COVID-19: What you need to know for July 22

The latest coronavirus updates from across the province
By staff - Published on Jul 22, 2021




  • Per today's government report, there are 185 new cases in Ontario, for a total of 548,794 since the pandemic began; 140 people are in hospital testing positive for COVID-19, while 141 are in intensive care who either previously tested positive or have currently tested positive, and 84 patients are on ventilators. To date, 9,307 people have died.
  • According to data from the Ministry of Health and Long-Term Care, there are 5 outbreaks in long-term-care facilities, 28 confirmed active cases of positive residents, and 13 confirmed active cases of positive staff. To date, there have been 3,790 confirmed resident deaths and 13 confirmed staff deaths.
  • Per the government's report on Ontario’s vaccination program, as of 8 p.m. yesterday, Ontario has administered 125,166 new doses of COVID-19 vaccines, for a total of 18,604,169 since December 2020. 2,059,199 people have received only one dose, and 8,272,485 people have received both doses. 79.23 per cent of Ontarians over the age of 12 have received their first dose of vaccine and 63.44 per cent have received their second.
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Data from the Province of Ontario; visualizations by John Michael McGrath.
Data from the Province of Ontario; visualizations by John Michael McGrath.
Data from the Province of Ontario; visualizations by John Michael McGrath.
Data from the Province of Ontario; visualizations by John Michael McGrath.
  • The Ontario government announced that it is supporting resident-centred, quality care in long-term care homes by increasing funding to the Ontario Association of Residents’ Councils (OARC) and Family Councils Ontario (FCO) by nearly 53 per cent - $481,238 - this year.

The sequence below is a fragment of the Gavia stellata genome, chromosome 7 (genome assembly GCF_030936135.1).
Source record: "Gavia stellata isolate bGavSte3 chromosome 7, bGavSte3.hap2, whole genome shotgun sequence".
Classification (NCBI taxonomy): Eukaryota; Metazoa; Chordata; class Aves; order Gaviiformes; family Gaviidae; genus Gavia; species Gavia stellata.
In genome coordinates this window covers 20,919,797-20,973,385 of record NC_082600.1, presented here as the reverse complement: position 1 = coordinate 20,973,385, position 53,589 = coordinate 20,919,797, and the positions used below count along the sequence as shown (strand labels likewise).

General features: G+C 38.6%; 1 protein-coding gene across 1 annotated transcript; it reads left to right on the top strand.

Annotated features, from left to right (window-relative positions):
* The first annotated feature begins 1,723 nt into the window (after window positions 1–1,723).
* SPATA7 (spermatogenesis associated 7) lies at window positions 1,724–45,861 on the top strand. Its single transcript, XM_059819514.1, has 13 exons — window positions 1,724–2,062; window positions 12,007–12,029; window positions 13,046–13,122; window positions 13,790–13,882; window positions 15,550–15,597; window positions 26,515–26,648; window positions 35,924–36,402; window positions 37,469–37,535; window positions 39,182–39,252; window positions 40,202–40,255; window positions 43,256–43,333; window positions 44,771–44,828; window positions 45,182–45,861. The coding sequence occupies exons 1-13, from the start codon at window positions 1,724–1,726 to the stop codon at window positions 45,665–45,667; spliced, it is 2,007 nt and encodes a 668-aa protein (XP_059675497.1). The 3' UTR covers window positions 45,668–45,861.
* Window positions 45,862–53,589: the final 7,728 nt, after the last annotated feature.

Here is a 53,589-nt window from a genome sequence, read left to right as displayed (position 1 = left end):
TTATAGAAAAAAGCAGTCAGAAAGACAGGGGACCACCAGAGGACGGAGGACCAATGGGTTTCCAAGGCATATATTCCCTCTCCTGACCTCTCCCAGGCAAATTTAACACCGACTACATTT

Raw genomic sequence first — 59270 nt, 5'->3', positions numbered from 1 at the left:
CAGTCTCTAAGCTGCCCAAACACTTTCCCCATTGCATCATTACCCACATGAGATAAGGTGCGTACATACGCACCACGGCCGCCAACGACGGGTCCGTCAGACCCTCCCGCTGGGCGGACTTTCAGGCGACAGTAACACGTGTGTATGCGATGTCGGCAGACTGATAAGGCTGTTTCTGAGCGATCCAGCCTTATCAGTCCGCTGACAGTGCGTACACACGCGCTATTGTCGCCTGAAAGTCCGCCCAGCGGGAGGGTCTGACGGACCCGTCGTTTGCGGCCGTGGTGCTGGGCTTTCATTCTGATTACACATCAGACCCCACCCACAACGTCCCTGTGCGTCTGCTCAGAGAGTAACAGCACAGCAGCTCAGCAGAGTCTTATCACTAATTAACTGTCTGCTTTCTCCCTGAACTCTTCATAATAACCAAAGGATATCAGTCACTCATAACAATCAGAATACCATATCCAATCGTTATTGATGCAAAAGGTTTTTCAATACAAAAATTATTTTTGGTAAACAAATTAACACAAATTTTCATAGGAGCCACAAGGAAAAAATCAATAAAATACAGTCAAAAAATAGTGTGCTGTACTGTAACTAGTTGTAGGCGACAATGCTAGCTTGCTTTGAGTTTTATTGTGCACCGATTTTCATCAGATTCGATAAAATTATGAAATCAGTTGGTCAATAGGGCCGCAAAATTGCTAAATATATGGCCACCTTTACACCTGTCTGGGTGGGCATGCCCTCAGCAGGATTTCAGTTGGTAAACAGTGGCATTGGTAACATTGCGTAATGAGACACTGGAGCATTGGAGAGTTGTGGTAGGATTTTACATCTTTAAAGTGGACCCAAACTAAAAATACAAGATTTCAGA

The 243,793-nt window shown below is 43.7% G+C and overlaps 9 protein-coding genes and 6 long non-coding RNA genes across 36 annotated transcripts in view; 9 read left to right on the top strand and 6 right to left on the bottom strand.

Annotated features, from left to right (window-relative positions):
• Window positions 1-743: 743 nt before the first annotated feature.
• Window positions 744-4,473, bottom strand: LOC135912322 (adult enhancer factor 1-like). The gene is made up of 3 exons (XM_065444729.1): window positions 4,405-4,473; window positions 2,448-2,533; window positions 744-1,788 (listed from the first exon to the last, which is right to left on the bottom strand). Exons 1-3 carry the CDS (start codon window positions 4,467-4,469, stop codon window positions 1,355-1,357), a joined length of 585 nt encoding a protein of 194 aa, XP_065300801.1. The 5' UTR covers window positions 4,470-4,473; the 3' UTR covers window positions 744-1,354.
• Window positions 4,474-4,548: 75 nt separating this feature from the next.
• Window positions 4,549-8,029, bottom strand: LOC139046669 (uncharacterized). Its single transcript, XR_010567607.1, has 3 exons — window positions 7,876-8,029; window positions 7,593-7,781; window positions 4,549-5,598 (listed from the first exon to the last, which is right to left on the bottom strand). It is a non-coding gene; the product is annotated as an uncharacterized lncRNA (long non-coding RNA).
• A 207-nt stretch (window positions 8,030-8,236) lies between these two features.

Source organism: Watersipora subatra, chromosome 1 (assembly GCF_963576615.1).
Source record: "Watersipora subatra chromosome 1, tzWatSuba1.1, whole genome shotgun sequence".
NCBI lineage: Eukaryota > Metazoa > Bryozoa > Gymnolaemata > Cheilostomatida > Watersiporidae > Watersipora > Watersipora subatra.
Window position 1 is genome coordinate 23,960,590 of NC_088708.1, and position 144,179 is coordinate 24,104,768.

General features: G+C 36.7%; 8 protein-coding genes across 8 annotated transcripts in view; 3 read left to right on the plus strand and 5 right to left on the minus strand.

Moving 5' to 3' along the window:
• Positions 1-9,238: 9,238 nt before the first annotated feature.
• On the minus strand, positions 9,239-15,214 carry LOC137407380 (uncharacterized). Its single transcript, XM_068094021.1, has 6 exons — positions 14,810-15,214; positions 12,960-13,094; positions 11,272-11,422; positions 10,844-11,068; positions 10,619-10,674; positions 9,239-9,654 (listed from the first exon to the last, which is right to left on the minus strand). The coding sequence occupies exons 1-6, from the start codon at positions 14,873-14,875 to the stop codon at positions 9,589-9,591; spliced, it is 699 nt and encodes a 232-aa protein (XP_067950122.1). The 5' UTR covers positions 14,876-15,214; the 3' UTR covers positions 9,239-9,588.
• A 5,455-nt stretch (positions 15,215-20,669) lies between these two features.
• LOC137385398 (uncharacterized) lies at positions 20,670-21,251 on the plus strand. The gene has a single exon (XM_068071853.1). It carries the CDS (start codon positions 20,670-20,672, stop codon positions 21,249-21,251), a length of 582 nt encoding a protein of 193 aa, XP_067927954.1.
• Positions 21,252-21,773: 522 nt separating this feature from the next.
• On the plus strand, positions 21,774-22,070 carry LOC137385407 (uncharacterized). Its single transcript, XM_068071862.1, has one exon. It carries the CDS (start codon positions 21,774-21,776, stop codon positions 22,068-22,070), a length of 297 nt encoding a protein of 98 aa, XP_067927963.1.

"Listening to the concerns of residents and their families is important as we work to repair and rebuild Ontario’s long-term care sector," said Rod Phillips, Minister of Long-Term Care. "Increasing support to these councils will allow them to better serve long-term care residents and their families."

  • The Ontario Science Advisory table published a 21-page brief Wednesday providing their key considerations on a possible vaccination certification program, concluding that provincial governments "may want to consider development of a common design," reports CP24

  • The Ontario Hockey League will require all players to have two COVID shots 14 days before training camp opens in September, reports the Chatham Daily News. 

Greater Toronto and Hamilton Area 

  • According to July 21 data, Toronto reported 38 new cases of COVID-19 over the weekend, for a total of 170,398 since the pandemic began; 39 of them are in hospital (five new). In total, 3,598 people have died (three new).
  • Starting today, all nine City of Toronto vaccination clinics will be offering walk-in vaccinations for anyone age 12 and older needing a first or second dose of COVID-19 vaccine. According to a news release, the city hopes to reach approximately 20 per cent of Toronto adults who have not initiated vaccination and the 125,000 people who can accelerate a second dose scheduled for later in the year.